At the end of the Tour, his last doubts were gone.
Reality was infinite and he was nothing.
It was liberating in a way. Perhaps that was the intended message.
He got off the treadmill and looked at the devices. They would become an extension of himself.
The Underground had radical new interfaces for online missions and simulations. But for them to work, Jared would have to be simulated by them too. A relatively simple feedback loop, but still extending the state of the art.
His decade of online labors had not been in vain, even if it had apparently made his life so predictable he was the prime candidate to become the first recursive person.
Well, one of the first anyway - never mind what might have happened to the others.
Thanks to his generally ignored online rants, he had given certain government monitors the impression of being unusually dangerous. Some easily confused monitoring software had become obsessed with him.
Parts of his profile had resembled those of spree shooters.
Taken together, these utterances and outbursts had contained enough of his essence for the Undergrounders' implementation of the World Mind to find him.
That was his best guess. Could also be aliens, the Matrix, magic.
Jared didn't understand how he would be simulated.
Could the simulation perform his online mission for him?
The FAQ explained it would simply interpret his intentions for him, so he could concentrate fully on the job.
He lost track of time exploring the potentially endless simulations, as normal life continued outside.
Now it was a month later, possibly his last month.
He was ready for some serious business.
Standing again on the endless plain, Jared was dealing with a new type of awareness. It would soon become part of him.
He mused it would be nice if someone would program a sex simulation for this new interface, but they were still at the stage of the Internet in the early 1990s, when only respectable people had access to the technology.
Or he simply hadn't found it yet.
He quickly clicked a dozen legal forms projected before him.
The first phase was a 3D calibration and virtual motion test. He had to move a ball through an endlessly twisting labyrinth by focusing and moving his eyes and body. His facemask tracked micro-expressions.
To speed up the induction, premium software detected instances of frustration and confusion before the user was even aware of them, and used them to generate new commands for common situations.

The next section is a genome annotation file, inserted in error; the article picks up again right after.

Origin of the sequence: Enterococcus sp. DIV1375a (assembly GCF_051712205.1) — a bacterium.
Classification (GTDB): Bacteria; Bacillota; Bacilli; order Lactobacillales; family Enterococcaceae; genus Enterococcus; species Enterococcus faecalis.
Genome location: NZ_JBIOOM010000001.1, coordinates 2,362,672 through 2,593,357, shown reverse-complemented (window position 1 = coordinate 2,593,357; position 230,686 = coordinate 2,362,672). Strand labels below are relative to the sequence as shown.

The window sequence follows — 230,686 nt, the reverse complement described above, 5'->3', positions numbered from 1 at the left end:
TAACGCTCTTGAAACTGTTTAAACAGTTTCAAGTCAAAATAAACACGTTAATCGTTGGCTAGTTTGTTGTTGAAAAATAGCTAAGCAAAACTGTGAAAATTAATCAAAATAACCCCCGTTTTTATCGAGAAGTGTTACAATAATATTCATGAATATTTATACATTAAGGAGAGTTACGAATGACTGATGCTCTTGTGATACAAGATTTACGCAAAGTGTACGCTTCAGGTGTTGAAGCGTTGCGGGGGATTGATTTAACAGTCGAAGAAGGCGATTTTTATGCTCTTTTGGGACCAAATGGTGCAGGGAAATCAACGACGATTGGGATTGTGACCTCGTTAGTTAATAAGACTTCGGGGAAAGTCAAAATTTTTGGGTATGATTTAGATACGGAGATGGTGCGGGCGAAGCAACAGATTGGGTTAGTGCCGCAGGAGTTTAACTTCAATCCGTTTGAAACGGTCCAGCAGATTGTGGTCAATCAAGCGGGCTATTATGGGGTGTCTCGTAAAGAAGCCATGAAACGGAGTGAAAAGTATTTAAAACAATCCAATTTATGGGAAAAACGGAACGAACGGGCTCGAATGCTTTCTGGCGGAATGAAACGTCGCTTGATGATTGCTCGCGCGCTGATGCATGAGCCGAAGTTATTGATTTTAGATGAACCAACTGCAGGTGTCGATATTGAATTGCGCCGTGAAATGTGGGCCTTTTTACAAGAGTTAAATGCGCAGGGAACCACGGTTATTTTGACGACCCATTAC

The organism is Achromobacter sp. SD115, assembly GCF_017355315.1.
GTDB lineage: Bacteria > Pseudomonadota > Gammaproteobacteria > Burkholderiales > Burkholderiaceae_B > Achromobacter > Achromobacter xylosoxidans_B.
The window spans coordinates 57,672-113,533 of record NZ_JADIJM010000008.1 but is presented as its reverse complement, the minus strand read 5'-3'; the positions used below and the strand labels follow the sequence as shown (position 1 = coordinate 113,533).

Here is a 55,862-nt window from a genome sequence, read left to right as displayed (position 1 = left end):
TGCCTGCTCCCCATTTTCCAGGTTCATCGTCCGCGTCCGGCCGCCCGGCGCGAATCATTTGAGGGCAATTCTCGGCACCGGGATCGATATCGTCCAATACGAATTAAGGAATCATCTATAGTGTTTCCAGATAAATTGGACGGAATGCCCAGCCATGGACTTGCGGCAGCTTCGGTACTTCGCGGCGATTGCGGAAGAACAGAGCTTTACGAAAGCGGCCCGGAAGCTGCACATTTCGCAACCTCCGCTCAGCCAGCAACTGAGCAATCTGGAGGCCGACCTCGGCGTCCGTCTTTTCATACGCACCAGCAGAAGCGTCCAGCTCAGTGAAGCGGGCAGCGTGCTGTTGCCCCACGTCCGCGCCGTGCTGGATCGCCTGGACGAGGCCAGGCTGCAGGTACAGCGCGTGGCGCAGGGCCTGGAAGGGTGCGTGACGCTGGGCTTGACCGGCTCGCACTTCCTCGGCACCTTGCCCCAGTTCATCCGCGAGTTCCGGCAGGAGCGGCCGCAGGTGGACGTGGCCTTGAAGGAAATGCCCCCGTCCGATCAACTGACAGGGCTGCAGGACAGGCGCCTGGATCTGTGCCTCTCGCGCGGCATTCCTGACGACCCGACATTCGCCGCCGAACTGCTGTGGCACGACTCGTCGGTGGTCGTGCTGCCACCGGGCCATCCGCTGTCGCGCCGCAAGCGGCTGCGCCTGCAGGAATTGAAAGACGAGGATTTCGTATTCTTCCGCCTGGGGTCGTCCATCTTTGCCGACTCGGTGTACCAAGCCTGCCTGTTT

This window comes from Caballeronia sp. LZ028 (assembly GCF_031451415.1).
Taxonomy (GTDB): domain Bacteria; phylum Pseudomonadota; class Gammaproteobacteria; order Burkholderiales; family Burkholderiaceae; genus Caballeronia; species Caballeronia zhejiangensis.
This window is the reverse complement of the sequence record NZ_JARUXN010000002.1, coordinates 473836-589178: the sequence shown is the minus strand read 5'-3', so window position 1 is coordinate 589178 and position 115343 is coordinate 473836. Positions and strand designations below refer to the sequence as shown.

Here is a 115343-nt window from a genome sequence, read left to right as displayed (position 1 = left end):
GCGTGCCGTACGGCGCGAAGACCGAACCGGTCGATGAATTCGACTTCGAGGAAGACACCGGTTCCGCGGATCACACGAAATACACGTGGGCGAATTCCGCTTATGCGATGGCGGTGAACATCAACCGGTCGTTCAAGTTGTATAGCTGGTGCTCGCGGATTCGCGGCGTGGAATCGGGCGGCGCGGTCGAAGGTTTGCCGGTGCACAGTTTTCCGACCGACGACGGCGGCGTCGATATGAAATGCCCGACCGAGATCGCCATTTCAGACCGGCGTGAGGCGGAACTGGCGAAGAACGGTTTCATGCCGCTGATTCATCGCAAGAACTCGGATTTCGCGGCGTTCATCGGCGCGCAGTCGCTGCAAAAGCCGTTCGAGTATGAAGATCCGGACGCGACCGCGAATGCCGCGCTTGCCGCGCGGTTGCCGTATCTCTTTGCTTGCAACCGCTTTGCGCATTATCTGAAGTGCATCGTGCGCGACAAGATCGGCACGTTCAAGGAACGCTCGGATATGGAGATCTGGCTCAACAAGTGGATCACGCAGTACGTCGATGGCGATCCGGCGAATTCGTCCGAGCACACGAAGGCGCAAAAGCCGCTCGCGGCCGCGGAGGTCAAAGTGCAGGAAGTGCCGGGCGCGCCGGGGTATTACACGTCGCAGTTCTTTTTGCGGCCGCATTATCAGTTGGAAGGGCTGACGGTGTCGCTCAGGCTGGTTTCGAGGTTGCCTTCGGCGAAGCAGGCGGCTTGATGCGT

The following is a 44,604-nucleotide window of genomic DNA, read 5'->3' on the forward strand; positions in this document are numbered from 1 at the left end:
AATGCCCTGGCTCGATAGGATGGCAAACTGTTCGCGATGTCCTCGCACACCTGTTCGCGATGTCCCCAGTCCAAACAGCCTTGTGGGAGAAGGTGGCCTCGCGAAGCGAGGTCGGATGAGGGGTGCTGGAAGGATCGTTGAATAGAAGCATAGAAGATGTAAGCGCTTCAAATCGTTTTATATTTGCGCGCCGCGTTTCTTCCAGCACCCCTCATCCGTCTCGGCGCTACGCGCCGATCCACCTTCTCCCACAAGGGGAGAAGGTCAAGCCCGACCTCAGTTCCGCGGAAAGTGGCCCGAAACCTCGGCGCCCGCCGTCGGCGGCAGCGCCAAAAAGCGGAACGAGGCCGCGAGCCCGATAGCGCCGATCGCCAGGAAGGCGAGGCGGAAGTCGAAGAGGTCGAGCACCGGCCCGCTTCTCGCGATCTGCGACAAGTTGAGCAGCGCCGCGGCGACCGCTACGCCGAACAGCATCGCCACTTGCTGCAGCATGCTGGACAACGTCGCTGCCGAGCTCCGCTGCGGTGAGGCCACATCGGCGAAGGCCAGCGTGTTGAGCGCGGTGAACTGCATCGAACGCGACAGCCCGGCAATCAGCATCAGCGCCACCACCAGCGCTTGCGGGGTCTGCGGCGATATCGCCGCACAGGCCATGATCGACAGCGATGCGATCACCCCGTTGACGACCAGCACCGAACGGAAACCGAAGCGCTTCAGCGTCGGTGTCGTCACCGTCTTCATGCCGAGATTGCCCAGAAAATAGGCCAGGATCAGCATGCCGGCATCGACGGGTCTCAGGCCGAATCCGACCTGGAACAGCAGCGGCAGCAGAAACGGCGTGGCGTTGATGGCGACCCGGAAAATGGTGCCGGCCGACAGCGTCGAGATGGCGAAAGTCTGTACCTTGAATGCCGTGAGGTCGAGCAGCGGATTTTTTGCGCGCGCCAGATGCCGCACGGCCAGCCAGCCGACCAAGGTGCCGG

The exercise was more hypnotic than frustrating, though it demanded his full attention. In fact it was oddly compelling. So many tools, paths, and rules to learn.
His mind was being probed and scanned in subtle ways.
He had been hypnotized once at a county fair, standing in front of a crowd and then - nothing! Whatever he had said or done was missing.
How long had he been doing this already? He remembered a toilet break, the splashing going on and on.
The simulation would not just render locations but whole settings. He would become aware of the context and backstory as if he was really there.
A chime sounded, and the screen went black. It felt like fainting.
Then the curving facescreen, fifteen centimeters of infinity in front of his face, showed his trailer home from above, or at least a very good representation of it.
He was gliding like a magic carpet over his mobile home park in the evening light.
Rich sounds of crickets and cicadas, distant honking, air conditioners.
The digital model was stunningly detailed, a billion pixels per second, more like reality than computer graphics. No, better than reality.
He leaned over slightly, and his course changed as intended. The software even anticipated his wishes, generating relevant scenery moments in advance.
Portions of the scenery became transparent as he lifted higher over the green-brown landscape.
He looked down at himself standing in his cabin, the most accurate part of the simulation.
Pulling further back, the tri-county area curving into a darkening cloudscape filled with points of light.
Then lines started to appear, connecting all the dots below.
The Underground had been mapping the Net for years, their data presented in subscription-only executive reports.
Tens of billions of data points held together by overlapping grids, the main social networks brightest of all, like soaring over a galaxy at a trillion times lightspeed.
What had he gotten himself into?
Millions of groups, trillions of potential similarities.
Elite clubs for influential and interesting people, advanced game simulations, gossip and status networks for the wealthy and celebrities.
He spent the first hour scrutinizing some 'meta-rational coalition' he hadn't heard about.
The UberHoax Union claimed reality was a cruel simulation by an alien intelligence.
The allied X-Anomaly group was looking for evidence of paranormal events. Unfortunately, they had failed utterly to find any reality violation.
Even here Jared sensed depressing conformity, an unwillingness to dig deeper. Perhaps even the hoax sites were part of the hoax, as the world turned blander.
He was very close now, looking for something like a new religion, the most powerful one yet. It would show itself soon.
Outside his trailer, a distant gunshot, as the moon slowly circled the sky.
Final preparations took another day.
The AI induction used HyperLearning and Empathic algorithms. The Interface Constructor was the most powerful program he had ever experienced, allowing him to rapidly recreate situations from his past.